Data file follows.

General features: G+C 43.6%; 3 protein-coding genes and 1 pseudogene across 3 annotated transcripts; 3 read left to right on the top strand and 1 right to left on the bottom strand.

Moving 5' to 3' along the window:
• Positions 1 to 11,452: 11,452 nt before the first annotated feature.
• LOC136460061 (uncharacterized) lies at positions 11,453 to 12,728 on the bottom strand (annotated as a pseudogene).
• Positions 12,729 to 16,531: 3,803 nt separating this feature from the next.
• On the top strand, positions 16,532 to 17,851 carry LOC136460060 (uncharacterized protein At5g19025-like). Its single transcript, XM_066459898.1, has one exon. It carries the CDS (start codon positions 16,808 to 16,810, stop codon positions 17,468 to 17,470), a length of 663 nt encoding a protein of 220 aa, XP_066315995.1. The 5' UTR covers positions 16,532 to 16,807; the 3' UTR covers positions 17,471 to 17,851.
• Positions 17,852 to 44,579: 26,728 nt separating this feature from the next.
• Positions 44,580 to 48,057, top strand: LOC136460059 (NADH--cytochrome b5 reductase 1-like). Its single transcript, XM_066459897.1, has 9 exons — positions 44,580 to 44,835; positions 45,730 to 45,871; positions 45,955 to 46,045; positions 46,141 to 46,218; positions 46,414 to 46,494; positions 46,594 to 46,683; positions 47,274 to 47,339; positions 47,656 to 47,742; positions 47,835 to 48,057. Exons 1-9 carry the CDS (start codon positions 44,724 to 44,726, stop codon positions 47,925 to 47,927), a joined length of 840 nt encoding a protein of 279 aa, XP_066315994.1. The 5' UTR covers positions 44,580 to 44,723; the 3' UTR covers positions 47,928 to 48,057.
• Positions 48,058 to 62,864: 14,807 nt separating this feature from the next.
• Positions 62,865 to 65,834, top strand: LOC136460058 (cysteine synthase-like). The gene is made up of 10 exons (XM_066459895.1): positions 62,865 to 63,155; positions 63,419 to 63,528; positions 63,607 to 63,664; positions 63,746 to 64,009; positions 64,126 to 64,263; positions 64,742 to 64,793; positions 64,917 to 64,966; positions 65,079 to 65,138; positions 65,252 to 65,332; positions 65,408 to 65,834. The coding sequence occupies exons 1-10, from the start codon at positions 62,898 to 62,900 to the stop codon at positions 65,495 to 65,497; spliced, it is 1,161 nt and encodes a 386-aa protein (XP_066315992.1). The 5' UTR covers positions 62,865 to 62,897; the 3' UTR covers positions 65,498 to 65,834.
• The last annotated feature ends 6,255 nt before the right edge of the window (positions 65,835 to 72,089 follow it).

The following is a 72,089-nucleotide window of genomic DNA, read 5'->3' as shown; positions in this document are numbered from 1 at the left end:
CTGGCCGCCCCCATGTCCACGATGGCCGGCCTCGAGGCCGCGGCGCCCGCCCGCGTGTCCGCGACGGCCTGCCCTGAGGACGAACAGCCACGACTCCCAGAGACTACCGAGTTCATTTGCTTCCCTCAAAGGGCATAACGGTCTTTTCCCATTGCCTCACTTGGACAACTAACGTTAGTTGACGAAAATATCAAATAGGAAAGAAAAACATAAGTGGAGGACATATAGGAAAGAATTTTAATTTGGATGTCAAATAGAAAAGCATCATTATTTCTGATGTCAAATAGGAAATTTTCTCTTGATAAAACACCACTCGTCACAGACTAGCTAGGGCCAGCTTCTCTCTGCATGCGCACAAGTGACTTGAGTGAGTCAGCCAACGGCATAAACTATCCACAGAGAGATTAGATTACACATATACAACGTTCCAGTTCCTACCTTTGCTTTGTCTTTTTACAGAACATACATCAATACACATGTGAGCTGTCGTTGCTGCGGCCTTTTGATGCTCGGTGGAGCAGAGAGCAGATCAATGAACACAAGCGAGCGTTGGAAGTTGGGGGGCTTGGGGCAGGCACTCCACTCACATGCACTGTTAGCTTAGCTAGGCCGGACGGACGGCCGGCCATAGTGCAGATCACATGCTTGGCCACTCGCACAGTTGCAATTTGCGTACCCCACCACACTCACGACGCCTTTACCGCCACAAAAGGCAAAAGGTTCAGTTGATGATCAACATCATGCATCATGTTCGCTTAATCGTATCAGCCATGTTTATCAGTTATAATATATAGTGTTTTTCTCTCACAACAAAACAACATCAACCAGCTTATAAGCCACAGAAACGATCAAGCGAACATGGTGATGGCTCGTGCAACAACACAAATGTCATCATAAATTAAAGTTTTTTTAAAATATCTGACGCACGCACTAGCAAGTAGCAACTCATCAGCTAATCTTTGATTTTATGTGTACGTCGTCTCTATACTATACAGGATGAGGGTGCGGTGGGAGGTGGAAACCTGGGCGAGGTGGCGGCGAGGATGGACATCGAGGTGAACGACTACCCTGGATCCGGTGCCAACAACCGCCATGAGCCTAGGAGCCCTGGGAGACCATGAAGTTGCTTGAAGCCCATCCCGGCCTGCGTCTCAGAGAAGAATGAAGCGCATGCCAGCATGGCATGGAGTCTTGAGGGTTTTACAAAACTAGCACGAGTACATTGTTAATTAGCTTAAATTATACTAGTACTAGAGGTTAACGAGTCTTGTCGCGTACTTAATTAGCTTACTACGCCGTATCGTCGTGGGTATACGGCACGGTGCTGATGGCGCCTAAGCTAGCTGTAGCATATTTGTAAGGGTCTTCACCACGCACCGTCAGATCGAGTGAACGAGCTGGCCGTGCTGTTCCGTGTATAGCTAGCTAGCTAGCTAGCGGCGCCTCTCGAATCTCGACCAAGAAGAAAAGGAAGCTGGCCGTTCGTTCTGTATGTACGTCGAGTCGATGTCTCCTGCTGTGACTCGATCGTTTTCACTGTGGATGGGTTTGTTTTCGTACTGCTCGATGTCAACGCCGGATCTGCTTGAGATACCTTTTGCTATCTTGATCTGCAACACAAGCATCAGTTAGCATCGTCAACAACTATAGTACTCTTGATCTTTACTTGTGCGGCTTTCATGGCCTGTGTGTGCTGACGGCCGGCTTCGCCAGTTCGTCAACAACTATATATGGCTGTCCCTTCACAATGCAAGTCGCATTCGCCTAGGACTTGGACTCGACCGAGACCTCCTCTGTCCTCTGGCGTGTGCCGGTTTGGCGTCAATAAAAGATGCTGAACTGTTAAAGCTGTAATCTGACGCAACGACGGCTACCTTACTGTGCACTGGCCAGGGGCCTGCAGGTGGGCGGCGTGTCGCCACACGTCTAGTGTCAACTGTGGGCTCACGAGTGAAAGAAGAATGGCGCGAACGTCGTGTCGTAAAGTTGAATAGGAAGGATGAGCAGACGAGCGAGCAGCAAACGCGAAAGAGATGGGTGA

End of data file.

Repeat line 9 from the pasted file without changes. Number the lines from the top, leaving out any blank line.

• Positions 48,058 to 62,864: 14,807 nt separating this feature from the next.